Jessica showed up on the scene pulling a real Peter Parker and trying to get quality shots of Spider-Man, yet another once highly coveted job that millennials are killing. She is convinced that her father was a decent guy who Spider-Man framed and killed, and her very brief attraction to Reilly ends when she discovers he is Spider-Man, which is the only logical outcome for this incredibly convoluted soap opera of a situation. Listen, I’m not here to tell people how to live, but it is possible that dating the child of the man that murdered the uncle of the man from which you are cloned isn’t a great idea. Maybe I’m just being paranoid, but it seems like it could arouse some pretty conflicting emotions for, I don’t know, literally every person involved. On the other hand, it does prove one of my longest running theories, which is that Peter Parker and all clones thereof are messy nerds that live for drama.
When Peter Parker talks about being unlucky, he probably actually means that it’s really unlucky to develop a crush on him, and nowhere is that more glaringly, shockingly true than it is for one Ms. Debra Whitman. She and Parker met via her job as a secretary at Empire State University, and their brief flirtation led to a few dates that he completely, 100% bailed on because he actually is a schmuck.
Whitman ended up in an abusive relationship and her mental health deteriorated after her strong suspicion that Peter Parker actually was Spider-Man was disregarded as hallucinations by her therapist as well as by pretty much the entire rest of the world, including her temporary boyfriend Biff. Parker eventually confessed that he was indeed Spider-Man, but only after many issues of everyone treating her like she was unstable and hysterical for daring to believe that Parker was a superhero. Fair enough, altruism on Parker's part does seem increasingly unlikely the longer this entry goes on.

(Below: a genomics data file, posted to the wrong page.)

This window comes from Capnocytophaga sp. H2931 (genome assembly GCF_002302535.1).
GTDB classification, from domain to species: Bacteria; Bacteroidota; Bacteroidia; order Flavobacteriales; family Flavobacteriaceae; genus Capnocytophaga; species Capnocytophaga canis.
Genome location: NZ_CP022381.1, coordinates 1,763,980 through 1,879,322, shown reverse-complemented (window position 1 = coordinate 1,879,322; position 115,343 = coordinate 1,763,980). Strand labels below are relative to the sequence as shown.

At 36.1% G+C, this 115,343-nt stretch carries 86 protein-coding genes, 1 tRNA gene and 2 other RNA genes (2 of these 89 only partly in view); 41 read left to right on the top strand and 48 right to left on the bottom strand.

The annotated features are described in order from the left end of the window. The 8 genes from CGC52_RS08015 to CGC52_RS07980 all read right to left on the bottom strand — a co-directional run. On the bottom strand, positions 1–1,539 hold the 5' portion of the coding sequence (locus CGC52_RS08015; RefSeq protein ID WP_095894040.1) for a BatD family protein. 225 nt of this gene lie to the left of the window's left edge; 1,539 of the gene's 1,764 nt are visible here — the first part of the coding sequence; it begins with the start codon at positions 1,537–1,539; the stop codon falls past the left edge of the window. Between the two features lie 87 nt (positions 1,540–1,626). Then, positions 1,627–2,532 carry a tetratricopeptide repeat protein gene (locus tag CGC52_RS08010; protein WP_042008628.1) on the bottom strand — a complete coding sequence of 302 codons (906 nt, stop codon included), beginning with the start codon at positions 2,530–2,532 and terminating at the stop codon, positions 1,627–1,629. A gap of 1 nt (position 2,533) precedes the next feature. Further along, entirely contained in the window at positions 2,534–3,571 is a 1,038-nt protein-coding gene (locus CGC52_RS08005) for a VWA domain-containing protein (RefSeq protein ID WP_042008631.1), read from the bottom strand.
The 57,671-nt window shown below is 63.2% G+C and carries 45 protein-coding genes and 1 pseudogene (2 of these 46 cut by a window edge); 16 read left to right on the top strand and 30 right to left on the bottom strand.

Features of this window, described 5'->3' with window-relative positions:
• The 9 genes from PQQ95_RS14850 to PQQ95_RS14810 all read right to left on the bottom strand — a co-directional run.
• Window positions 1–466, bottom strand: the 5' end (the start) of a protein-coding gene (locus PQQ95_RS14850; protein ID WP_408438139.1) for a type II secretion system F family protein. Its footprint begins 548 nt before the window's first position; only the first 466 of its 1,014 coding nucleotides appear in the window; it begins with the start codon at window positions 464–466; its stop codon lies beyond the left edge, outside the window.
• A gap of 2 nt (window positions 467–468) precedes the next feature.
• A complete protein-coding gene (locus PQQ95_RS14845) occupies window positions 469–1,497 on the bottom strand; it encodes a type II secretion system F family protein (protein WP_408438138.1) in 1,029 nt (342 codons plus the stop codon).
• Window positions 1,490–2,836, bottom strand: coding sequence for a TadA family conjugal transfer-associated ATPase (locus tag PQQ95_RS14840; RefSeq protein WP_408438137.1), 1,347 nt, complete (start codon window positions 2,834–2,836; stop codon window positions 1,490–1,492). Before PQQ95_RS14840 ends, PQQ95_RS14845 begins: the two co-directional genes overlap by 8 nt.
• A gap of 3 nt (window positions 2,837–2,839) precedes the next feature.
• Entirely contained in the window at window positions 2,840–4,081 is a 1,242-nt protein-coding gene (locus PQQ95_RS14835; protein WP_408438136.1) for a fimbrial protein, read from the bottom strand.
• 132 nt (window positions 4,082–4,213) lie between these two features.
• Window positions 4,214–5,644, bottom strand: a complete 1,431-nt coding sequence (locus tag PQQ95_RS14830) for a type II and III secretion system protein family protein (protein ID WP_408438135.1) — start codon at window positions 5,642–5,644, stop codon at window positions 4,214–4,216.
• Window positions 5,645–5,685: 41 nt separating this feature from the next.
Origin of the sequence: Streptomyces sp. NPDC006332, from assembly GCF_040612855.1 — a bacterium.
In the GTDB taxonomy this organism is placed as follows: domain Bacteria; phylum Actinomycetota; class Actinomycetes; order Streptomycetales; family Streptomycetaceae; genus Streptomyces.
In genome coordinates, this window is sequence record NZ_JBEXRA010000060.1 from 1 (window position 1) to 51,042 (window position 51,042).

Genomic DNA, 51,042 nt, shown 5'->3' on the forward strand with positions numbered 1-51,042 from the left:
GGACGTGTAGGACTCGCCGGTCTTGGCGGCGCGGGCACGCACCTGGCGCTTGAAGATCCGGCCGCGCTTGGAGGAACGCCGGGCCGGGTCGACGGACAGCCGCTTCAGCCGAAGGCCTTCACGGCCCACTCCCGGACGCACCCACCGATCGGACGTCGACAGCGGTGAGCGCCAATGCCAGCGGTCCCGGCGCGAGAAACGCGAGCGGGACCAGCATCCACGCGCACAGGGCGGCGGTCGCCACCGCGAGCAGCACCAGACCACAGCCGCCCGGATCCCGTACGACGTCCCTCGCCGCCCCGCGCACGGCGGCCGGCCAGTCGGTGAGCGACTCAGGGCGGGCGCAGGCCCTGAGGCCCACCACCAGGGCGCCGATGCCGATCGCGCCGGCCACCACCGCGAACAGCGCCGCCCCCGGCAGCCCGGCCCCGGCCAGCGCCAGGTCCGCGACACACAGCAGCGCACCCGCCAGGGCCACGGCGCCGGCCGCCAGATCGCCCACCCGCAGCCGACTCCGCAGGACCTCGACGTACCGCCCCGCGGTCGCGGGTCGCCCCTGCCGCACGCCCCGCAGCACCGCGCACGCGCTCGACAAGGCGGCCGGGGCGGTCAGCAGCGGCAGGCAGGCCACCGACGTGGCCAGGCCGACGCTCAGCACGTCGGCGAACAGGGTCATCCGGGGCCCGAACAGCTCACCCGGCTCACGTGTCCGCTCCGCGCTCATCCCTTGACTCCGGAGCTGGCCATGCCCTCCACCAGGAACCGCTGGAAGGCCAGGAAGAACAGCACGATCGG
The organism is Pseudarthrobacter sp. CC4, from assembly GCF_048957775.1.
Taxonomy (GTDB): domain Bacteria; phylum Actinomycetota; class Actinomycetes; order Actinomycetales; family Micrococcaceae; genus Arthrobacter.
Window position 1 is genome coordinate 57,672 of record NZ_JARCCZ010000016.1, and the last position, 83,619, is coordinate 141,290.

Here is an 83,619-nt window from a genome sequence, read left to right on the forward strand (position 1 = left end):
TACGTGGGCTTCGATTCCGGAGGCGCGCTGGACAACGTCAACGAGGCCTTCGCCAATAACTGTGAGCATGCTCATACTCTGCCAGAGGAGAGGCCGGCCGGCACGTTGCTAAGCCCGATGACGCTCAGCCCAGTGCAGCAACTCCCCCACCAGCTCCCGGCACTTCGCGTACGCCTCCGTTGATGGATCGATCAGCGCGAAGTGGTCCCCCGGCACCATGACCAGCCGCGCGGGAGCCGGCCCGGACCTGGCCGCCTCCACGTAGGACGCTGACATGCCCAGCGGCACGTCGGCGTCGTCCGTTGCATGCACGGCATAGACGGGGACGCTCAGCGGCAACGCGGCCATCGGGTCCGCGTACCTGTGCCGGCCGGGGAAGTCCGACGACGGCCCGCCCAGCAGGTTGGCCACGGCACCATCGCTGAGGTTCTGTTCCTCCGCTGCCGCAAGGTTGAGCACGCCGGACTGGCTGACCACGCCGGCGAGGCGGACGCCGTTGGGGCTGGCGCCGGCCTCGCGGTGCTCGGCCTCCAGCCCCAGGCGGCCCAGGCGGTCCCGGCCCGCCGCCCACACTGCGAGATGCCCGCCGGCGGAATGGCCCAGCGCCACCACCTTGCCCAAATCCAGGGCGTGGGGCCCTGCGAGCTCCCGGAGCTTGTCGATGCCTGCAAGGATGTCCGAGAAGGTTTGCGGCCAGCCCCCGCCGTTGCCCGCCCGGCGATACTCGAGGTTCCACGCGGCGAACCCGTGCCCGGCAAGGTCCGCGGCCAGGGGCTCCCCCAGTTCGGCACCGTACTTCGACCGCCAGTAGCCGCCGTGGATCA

Let it be known that any man that pushes you so far over the edge that you date a guy named Biff to rebound is not ever going to treat you right and it’s for the best you forget all about it no matter how many sad eyebrows he makes at you. Besides all that, Debra eventually ended up writing a book literally called How Spider-Man Ruined My Life after he revealed his true identity to the world during Civil War and threw her for yet another loop. She eventually recanted her story, but it doesn't even matter. Later Mephisto erased her knowledge of Spider-Man’s true identity because apparently this lady was born to have people mess with her head.